“Just one in 10 Filipinos transact online via their bank accounts, although half the nation’s population of 102 million are already using the internet…. A boom in mobile phone use, though, could soon change things…. The Philippines is the fastest-growing smartphone market in South-east Asia. There are currently 40 million Filipinos with smartphones and that number is forecast to hit 90 million by 2021.”

 

Thailand

Prachatai English. “The consequences of reporting in Thailand: prosecuted Prachatai reporter

“Between 21-24 March 2017, Ratchaburi Provincial Court will hold witness hearings for and against the criminal case of Taweesak Kerdpoka, 25, a Prachatai journalist. Taweesak, along with four student activists, was accused of violating Thailand’s Referendum Act while reporting on villagers summoned to a local police station.”

 

The Nation: “Thaksin files defamation complaint against two TV hosts

“Ousted Prime Minister Thaksin Shinawatra filed a defamation complaint on Friday (24 March 2017) against two TV hosts for linking him to the recent raid for weapons in Pathum Thani.”

 

Open Observatory of Network Interference (OONI), Sinar Project, and the Thai Netizen Network: “The State of Internet Censorship in Thailand

“Multiple censorship events have been reported in Thailand over the last decade, particularly since the latest military coup in the country in May 2014, involving the blocking of news outlets and sites that express political criticism…. The objective of this study is to gain a better understanding of internet censorship events in Thailand through the collection and analysis of network measurements.”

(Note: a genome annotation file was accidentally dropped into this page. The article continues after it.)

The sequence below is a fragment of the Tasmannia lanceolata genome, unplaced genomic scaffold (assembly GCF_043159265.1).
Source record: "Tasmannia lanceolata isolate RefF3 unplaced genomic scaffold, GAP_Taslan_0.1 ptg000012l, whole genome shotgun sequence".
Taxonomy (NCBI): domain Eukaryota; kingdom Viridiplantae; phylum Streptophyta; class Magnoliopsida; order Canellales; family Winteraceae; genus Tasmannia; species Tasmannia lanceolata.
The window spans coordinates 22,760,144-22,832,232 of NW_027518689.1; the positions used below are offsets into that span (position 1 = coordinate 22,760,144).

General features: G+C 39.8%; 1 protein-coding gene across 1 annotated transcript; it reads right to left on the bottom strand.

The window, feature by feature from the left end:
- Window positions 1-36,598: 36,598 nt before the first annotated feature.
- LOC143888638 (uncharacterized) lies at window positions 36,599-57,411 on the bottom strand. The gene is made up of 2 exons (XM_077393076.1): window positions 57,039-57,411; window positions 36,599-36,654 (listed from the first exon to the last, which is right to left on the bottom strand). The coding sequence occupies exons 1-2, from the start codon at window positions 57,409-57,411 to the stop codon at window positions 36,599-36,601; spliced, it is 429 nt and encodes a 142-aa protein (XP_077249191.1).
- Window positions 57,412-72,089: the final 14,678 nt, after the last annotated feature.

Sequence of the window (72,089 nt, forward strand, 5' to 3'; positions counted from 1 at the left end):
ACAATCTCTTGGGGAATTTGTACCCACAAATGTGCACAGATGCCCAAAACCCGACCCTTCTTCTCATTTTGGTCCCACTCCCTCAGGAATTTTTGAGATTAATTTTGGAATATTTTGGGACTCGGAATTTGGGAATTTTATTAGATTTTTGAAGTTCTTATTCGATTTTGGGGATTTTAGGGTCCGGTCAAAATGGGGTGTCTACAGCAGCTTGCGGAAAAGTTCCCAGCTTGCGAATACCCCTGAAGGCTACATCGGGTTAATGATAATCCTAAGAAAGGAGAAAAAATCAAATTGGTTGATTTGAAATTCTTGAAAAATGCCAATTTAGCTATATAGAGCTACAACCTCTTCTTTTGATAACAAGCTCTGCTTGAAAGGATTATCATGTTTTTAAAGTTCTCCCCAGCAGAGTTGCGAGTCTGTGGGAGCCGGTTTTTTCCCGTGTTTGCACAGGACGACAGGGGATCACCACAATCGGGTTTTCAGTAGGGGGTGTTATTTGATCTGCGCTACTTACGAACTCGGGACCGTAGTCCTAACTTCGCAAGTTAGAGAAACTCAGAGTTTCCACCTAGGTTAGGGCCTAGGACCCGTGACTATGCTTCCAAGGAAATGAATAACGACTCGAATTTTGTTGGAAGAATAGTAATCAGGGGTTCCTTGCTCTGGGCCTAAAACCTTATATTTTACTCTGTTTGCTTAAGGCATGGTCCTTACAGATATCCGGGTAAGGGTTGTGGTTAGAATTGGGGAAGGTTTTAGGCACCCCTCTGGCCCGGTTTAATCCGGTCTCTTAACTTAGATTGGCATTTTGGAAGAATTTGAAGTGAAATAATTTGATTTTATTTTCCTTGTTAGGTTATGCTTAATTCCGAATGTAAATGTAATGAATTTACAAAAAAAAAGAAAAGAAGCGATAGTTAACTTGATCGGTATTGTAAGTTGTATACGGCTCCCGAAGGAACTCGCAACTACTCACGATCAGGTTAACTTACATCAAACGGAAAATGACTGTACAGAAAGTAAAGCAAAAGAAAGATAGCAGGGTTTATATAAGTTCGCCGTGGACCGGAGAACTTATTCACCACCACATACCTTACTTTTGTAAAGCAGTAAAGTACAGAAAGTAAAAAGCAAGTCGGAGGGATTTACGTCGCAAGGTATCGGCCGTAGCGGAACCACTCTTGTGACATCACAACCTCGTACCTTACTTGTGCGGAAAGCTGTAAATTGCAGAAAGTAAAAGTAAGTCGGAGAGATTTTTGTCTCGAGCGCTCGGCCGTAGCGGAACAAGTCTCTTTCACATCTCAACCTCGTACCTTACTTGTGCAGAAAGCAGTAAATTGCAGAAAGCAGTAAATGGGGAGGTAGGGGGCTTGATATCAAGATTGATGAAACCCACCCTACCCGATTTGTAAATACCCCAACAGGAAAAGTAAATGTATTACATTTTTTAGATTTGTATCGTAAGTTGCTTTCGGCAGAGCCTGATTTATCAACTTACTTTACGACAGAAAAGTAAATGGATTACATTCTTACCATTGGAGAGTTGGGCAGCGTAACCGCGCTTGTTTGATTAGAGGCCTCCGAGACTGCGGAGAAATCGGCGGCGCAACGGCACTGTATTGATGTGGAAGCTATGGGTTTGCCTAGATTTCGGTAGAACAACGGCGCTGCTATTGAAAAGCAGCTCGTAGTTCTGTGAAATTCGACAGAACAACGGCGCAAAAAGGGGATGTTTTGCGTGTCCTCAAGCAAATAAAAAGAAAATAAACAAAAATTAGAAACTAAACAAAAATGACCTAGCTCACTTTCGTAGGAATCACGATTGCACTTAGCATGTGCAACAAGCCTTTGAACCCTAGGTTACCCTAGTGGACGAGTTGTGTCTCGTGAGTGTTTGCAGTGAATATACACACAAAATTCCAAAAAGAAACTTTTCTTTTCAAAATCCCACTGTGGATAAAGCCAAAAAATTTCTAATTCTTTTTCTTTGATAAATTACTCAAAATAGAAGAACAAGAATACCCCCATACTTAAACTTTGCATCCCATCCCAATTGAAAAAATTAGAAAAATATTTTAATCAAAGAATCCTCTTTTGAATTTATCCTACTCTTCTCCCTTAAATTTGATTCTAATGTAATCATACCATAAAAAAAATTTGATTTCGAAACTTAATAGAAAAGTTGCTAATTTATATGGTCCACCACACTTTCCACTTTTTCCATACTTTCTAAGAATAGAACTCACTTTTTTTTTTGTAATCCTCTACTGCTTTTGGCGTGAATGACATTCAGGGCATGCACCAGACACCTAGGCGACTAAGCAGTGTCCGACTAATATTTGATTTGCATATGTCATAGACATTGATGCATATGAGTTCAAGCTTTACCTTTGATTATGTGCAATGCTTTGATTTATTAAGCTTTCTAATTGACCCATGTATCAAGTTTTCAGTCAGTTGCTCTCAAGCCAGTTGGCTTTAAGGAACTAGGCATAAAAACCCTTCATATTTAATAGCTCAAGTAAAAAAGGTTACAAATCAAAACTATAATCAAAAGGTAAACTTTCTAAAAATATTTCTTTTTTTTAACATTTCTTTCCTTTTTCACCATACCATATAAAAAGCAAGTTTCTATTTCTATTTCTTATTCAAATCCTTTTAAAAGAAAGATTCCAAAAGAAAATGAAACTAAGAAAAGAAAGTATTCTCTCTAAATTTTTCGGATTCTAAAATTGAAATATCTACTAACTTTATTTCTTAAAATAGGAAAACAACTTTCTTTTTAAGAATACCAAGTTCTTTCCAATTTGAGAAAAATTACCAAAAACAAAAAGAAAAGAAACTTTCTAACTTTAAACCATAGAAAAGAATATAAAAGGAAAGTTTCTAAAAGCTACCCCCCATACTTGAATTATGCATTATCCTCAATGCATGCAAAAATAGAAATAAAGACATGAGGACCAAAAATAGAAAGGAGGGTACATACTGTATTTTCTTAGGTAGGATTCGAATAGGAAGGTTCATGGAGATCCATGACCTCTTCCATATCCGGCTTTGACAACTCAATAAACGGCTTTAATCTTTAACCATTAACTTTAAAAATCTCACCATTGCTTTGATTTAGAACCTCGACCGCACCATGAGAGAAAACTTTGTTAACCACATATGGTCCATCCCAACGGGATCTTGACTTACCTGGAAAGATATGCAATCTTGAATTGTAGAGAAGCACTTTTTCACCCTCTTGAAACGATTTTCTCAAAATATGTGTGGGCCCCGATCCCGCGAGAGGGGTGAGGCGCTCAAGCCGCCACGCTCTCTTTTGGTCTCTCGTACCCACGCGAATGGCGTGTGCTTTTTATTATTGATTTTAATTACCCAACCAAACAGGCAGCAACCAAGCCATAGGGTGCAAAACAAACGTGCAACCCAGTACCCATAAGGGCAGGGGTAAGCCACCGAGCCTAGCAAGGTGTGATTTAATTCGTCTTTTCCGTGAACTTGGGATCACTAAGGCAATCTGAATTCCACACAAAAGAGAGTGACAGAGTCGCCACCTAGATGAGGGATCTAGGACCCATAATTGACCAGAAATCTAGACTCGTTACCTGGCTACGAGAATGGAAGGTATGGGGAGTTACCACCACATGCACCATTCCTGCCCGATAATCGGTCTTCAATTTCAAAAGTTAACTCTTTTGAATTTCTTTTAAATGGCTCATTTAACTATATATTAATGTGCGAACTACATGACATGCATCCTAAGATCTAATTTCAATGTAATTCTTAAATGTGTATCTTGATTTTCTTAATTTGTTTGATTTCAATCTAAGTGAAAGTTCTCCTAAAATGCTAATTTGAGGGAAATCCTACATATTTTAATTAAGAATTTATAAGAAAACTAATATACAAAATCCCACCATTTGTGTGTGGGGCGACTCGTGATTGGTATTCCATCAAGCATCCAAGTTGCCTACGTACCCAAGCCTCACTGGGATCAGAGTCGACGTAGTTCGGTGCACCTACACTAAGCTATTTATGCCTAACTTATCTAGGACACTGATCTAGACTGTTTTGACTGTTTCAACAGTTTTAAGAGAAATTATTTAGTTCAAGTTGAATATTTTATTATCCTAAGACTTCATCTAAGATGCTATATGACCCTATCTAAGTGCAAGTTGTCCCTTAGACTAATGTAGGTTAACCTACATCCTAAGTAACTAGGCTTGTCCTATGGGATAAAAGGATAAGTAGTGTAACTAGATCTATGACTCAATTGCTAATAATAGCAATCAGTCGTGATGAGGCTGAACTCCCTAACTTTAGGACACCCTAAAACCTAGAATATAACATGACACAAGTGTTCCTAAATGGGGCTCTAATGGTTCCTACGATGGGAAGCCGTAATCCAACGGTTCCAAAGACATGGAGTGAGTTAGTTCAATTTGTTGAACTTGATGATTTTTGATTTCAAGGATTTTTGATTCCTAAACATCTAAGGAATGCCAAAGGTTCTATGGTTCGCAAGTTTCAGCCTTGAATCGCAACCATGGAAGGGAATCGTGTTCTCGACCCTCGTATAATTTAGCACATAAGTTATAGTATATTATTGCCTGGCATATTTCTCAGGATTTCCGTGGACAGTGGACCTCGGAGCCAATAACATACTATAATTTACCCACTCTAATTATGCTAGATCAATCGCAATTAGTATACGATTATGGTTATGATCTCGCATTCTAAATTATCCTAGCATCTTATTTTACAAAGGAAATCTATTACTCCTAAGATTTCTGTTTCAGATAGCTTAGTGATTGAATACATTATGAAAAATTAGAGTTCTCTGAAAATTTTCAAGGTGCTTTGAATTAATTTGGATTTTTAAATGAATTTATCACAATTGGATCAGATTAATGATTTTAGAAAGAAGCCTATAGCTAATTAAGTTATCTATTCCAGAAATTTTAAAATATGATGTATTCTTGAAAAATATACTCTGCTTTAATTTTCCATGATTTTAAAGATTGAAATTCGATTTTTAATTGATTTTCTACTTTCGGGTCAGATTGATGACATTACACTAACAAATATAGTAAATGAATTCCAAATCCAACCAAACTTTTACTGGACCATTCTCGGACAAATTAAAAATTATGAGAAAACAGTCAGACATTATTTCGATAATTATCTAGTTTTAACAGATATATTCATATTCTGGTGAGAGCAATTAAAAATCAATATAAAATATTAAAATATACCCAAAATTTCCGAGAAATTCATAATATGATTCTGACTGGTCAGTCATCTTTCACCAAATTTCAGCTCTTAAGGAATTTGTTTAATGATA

The Nation: “Lese majeste trial for ‘Pai Dao Din’ begins

“Activist Jatupat ‘Pai Dao Din’ Boonpatraraksa faced his first hearing on Tuesday (21 March 2017) for alleged violations of the Computer Crime Act and the lese majeste law at the Khon Kaen Provincial Court.”

See also:

Cases against ‘Pai Dao Din’ could be concluded by November

 

Vietnam

VN Express: “Vietnam arrests two bloggers on anti-state propaganda charges

“A government statement said Wednesday (22 March 2017) that Bui Hieu Vo, 55, and Phan Kim Khanh, 24, had posted “fabricated, distorted and defamatory information” on their Facebook pages, blogs and YouTube channels, with the help of the U.S.-based Viet Tan – an organization Hanoi has declared a terrorist group.”

See also:

Vietnam Right Now: “Anti-blogger crackdown continues
Defend the Defenders: “Two More Vietnamese Activists Arrested, Charged with Anti-state Propaganda Allegation
Committee to Protect Journalists (CPJ): “Two bloggers detained for ‘propagandizing against the state’ in Vietnam

 

VN Express: “Vietnamese internet users baffled as popular Facebook pages vanish

“Many Vietnamese internet-users are scratching their heads over the sudden disappearance of many popular Facebook pages…. In addition, YouTube channels in Vietnam with a large number of subscribers have also been blocked.”

 

VN Express: “Vietnam wants US connections to prevent anti-gov’t content on the internet

“The Minister of Information and Communications has asked U.S. Ambassador to Vietnam Ted Osius to encourage U.S. enterprises operating in Vietnam to build stronger connections with local authorities in a bid to prevent anti-government information on Facebook and Google…. At a meeting with Osius on Wednesday (22 March 2017), Minister Truong Minh Tuan highlighted a case related to YouTube, in which more than 8,000 videos containing wrongful content and distorted historical facts about Vietnam were found.”

 

NOTE